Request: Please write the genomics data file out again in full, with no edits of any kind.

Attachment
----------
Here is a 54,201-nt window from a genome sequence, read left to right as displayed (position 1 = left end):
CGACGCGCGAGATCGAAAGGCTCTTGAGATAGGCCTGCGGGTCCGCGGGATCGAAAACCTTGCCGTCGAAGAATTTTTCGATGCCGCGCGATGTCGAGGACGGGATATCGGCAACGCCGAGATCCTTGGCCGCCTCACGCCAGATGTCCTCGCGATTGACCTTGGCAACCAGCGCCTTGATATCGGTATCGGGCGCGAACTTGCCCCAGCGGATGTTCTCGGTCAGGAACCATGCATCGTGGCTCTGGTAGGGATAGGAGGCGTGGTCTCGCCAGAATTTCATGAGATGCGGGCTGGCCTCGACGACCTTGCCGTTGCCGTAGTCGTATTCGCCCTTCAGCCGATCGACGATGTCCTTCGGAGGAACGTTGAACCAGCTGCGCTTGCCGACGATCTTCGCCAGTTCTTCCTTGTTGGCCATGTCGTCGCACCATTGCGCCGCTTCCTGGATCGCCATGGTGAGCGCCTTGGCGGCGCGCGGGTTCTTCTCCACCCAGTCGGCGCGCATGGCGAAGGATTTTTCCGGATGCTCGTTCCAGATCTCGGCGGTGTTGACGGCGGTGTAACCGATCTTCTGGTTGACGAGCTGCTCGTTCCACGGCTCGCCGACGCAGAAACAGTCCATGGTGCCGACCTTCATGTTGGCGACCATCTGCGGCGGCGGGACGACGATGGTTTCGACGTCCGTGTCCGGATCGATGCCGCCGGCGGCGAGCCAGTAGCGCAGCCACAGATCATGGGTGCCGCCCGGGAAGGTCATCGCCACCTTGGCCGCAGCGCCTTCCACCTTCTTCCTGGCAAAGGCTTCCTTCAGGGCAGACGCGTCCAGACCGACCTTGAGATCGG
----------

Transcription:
Here is a 54,201-nt window from a genome sequence, read left to right as displayed (position 1 = left end):
CGACGCGCGAGATCGAAAGGCTCTTGAGATAGGCCTGCGGGTCCGCGGGATCGAAAACCTTGCCGTCGAAGAATTTTTCGATGCCGCGCGATGTCGAGGACGGGATATCGGCAACGCCGAGATCCTTGGCCGCCTCACGCCAGATGTCCTCGCGATTGACCTTGGCAACCAGCGCCTTGATATCGGTATCGGGCGCGAACTTGCCCCAGCGGATGTTCTCGGTCAGGAACCATGCATCGTGGCTCTGGTAGGGATAGGAGGCGTGGTCTCGCCAGAATTTCATGAGATGCGGGCTGGCCTCGACGACCTTGCCGTTGCCGTAGTCGTATTCGCCCTTCAGCCGATCGACGATGTCCTTCGGAGGAACGTTGAACCAGCTGCGCTTGCCGACGATCTTCGCCAGTTCTTCCTTGTTGGCCATGTCGTCGCACCATTGCGCCGCTTCCTGGATCGCCATGGTGAGCGCCTTGGCGGCGCGCGGGTTCTTCTCCACCCAGTCGGCGCGCATGGCGAAGGATTTTTCCGGATGCTCGTTCCAGATCTCGGCGGTGTTGACGGCGGTGTAACCGATCTTCTGGTTGACGAGCTGCTCGTTCCACGGCTCGCCGACGCAGAAACAGTCCATGGTGCCGACCTTCATGTTGGCGACCATCTGCGGCGGCGGGACGACGATGGTTTCGACGTCCGTGTCCGGATCGATGCCGCCGGCGGCGAGCCAGTAGCGCAGCCACAGATCATGGGTGCCGCCCGGGAAGGTCATCGCCACCTTGGCCGCAGCGCCTTCCACCTTCTTCCTGGCAAAGGCTTCCTTCAGGGCAGACGCGTCCAGACCGACCTTGAGATCGG